Dimaraganaism in Chinua Achebe’s Things Fall Apart: An Anatomy of Okonkwo’s Entangled Heroism

Emmanuel Ikechukwu Asika

Abstract


Chinua Achebe’s Things Fall Apart is reputed as one of the best books to have ever come from the African scene. Translated in over 58 languages in the world and recognized as one of the Africa’s 100 Best Books of the 20th century, the novel is one of the pioneering works that laid the foundation for Africa literature. Okonkwo, the hero of the novel represents a typical traditional Igbo man in all his might and valour prior to the coming of the white men. Okonkwo is one character that has attracted the attention of scholars over the years. Many have extolled him as the hero of his time, a hero destroyed by the breakage of the African cultural values as a result of the unavoidable contact between Africans and the Europeans. This paper adopts a different approach in its enquiry and anatomy of the character and personality of Okonkwo. This paper examined Okonkwo in the light of the character of Dimaragana. Dimaragana in the context he was described in the novel is a character that would not lend his knife to cut a dog-meat because it is a taboo; rather he lends his teeth for the same business. This paper examined Okonkwo vis-à-vis the character of Dimaragana. The study portrays Okonkwo as a coward who propelled himself to his own ruin. His actions portray the opposite of what he stands for and represents in his community. The paper concludes on the idea that Okonkwo was the architect of his own tragic end, and just like foolish Dimaragana, he took many decisions that brought about his end and a total anti-climax of what was intended from the personality of a true warrior one is tempted to believe he was and represent.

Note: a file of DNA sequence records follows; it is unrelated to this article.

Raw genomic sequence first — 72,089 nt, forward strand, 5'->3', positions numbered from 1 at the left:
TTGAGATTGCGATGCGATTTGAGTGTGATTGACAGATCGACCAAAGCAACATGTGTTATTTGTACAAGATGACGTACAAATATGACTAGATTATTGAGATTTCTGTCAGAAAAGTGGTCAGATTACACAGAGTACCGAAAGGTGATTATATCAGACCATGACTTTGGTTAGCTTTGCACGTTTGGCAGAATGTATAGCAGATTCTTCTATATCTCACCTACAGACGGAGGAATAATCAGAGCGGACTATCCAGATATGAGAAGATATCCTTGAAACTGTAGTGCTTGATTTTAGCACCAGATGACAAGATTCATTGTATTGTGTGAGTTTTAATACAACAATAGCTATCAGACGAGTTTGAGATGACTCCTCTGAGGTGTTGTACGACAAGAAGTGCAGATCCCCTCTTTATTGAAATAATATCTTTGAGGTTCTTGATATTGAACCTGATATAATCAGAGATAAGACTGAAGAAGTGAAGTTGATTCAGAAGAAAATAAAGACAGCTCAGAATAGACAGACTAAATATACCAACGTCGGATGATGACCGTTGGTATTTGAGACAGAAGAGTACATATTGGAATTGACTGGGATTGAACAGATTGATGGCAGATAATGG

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References


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